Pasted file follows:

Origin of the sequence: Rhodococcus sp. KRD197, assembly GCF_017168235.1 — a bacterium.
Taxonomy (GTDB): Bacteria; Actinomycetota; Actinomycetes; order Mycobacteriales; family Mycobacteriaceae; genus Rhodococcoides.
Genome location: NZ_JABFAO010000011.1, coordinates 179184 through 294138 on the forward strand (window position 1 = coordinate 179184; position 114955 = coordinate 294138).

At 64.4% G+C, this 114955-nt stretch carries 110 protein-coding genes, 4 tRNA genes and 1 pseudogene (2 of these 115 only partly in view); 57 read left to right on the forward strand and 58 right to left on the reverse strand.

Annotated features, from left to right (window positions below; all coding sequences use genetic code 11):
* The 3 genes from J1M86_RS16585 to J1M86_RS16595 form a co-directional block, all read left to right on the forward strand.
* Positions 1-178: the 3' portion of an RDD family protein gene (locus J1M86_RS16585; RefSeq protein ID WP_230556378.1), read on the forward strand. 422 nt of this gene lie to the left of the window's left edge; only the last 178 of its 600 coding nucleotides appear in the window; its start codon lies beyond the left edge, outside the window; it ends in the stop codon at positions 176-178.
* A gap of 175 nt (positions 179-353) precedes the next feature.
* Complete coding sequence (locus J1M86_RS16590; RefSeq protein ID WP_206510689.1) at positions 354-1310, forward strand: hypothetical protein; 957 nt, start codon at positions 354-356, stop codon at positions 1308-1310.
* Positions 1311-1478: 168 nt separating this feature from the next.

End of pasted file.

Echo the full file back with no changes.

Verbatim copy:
Origin of the sequence: Rhodococcus sp. KRD197, assembly GCF_017168235.1 — a bacterium.
Taxonomy (GTDB): Bacteria; Actinomycetota; Actinomycetes; order Mycobacteriales; family Mycobacteriaceae; genus Rhodococcoides.
Genome location: NZ_JABFAO010000011.1, coordinates 179184 through 294138 on the forward strand (window position 1 = coordinate 179184; position 114955 = coordinate 294138).

At 64.4% G+C, this 114955-nt stretch carries 110 protein-coding genes, 4 tRNA genes and 1 pseudogene (2 of these 115 only partly in view); 57 read left to right on the forward strand and 58 right to left on the reverse strand.

Annotated features, from left to right (window positions below; all coding sequences use genetic code 11):
* The 3 genes from J1M86_RS16585 to J1M86_RS16595 form a co-directional block, all read left to right on the forward strand.
* Positions 1-178: the 3' portion of an RDD family protein gene (locus J1M86_RS16585; RefSeq protein ID WP_230556378.1), read on the forward strand. 422 nt of this gene lie to the left of the window's left edge; only the last 178 of its 600 coding nucleotides appear in the window; its start codon lies beyond the left edge, outside the window; it ends in the stop codon at positions 176-178.
* A gap of 175 nt (positions 179-353) precedes the next feature.
* Complete coding sequence (locus J1M86_RS16590; RefSeq protein ID WP_206510689.1) at positions 354-1310, forward strand: hypothetical protein; 957 nt, start codon at positions 354-356, stop codon at positions 1308-1310.
* Positions 1311-1478: 168 nt separating this feature from the next.